KUALA LUMPUR: The government is aware of and knows the whereabouts of businessman-turned-fugitive Low Taek Jho, or better known as Jho Low, who has been linked to the financial troubles at beleaguered 1Malaysia Development Bhd (1MDB), according to former finance minister Tun Daim Zainuddin.
“The government knows his whereabouts. Last time, he was in Macau. The government knows where he is,” Daim said during a press conference yesterday as the chairman of the Council of Eminent Persons.
On whether he had asked the Chinese authorities about Jho Low’s location during his recent visit, Daim said: “When I went to China, I did not negotiate for Jho Low’s whereabouts.”
In July, Daim visited China and met with top officials, including Chinese Premier Li Keqiang, to renegotiate loans and contracts the previous administration inked with Chinese companies and banks.
Last Monday, Inspector-General of Police Tan Sri Mohamad Fuzi Harun was quoted as saying that the Malaysian police and their Chinese counterpart were in the dark as to Jho Low’s whereabouts.
The Wall Street Journal, however, citing sources, reported last Friday that the fugitive businessman had been living freely in China despite a red notice issued against him by Interpol.
As to the government’s plan to sell the super yacht Equanimity that is said to be worth RM1 billion and bought by Jho Low using monies allegedly siphoned from 1MDB, Daim said: “How much can you get? Well, the market for a super yacht is very limited and the maintenance costs are very expensive. Jho Low can afford it because that is not his money. If he is using his money, that is a different story.”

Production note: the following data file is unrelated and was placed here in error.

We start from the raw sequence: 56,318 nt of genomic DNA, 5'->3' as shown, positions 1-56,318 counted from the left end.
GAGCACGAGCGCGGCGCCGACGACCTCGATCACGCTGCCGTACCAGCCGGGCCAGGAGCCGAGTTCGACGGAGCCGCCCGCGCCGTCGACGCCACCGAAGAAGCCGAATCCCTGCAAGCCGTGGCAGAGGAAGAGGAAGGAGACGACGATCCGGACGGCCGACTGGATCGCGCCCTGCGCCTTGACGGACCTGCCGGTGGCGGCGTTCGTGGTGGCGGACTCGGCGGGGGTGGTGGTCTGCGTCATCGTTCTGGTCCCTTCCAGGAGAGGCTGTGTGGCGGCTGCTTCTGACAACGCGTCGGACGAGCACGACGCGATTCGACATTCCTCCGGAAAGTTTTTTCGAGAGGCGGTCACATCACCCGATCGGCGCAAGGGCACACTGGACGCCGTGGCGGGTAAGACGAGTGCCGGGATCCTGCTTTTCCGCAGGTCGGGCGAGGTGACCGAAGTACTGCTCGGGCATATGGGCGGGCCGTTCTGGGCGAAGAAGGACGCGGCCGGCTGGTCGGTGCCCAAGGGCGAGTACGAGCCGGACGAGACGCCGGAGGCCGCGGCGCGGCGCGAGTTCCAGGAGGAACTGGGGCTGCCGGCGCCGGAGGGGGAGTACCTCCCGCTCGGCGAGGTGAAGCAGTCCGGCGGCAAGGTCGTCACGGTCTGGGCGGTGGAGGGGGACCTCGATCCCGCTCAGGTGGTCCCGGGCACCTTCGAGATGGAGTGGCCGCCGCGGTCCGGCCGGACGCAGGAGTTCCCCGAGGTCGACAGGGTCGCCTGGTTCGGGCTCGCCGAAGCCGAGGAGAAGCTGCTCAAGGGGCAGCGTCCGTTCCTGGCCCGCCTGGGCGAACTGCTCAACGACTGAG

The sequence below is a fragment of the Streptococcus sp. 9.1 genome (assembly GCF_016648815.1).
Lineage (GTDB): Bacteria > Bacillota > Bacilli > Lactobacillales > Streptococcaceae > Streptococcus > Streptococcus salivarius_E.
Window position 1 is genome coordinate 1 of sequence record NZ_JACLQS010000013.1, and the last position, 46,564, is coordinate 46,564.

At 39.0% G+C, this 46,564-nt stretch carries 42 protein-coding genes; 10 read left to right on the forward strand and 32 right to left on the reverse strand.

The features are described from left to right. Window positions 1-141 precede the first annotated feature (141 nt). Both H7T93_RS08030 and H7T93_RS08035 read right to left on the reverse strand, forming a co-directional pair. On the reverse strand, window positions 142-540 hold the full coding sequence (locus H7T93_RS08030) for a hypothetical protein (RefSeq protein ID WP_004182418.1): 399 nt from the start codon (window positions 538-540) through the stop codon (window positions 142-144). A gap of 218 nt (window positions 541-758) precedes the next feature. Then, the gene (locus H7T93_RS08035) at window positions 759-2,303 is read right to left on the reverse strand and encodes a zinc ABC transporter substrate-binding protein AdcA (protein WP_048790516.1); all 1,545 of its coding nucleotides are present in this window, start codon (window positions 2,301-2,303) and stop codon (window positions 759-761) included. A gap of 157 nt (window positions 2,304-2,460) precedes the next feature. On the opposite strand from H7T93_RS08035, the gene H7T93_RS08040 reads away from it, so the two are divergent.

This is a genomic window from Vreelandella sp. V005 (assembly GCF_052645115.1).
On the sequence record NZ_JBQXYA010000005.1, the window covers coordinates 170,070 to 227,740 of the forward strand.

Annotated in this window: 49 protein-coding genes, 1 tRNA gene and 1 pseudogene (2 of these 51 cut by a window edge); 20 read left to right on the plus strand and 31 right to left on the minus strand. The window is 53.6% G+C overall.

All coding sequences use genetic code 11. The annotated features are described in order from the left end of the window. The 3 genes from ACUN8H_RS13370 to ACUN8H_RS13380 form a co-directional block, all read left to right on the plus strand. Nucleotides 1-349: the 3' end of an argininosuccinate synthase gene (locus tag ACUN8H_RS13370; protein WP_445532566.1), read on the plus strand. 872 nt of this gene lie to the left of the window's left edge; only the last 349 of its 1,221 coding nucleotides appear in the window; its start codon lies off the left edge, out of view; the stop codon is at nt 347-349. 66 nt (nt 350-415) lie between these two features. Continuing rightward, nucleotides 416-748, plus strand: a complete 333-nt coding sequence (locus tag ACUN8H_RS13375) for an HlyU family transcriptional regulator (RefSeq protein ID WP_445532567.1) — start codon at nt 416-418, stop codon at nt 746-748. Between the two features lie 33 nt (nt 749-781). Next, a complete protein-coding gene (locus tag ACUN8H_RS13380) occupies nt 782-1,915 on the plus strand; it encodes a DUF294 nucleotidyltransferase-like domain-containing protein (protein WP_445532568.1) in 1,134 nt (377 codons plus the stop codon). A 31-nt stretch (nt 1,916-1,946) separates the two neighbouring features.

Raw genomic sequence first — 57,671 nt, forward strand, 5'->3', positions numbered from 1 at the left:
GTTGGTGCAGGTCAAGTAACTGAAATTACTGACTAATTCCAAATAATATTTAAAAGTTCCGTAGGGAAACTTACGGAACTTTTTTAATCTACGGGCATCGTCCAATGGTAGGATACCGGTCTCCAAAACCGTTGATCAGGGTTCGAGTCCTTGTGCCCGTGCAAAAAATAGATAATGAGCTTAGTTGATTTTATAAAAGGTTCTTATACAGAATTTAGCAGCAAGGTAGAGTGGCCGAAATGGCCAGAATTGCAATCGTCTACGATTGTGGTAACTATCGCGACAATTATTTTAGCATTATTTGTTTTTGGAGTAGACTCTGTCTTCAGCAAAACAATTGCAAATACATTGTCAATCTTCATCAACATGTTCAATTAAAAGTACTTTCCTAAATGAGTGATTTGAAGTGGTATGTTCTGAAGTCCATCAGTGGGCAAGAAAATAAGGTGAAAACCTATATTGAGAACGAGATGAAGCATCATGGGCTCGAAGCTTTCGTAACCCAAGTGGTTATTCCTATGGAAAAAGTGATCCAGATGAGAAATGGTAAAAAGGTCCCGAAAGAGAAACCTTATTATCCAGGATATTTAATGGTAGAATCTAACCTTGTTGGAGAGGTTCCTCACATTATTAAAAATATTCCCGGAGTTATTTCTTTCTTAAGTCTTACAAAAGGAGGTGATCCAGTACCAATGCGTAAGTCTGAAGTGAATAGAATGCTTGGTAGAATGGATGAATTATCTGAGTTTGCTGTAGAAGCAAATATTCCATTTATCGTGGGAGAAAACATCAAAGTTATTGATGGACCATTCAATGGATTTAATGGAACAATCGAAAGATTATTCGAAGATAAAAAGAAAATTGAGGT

Earlier this month, the government seized and laid claim on the Equanimity, which was handed over by the Indonesian authorities on Aug 7. It is currently docked at Pulau Indah, Port Klang.
Last week, Deputy Rural Development Minister and veteran lawyer Sivarasa Rasiah said the government could recoup at least RM500 million from the sale of the yacht, with proceeds from that to be used to pay off 1MDB’s debts.
Earlier last week, Attorney-General Tommy Thomas said the government expects to complete the yacht’s sale in a few months.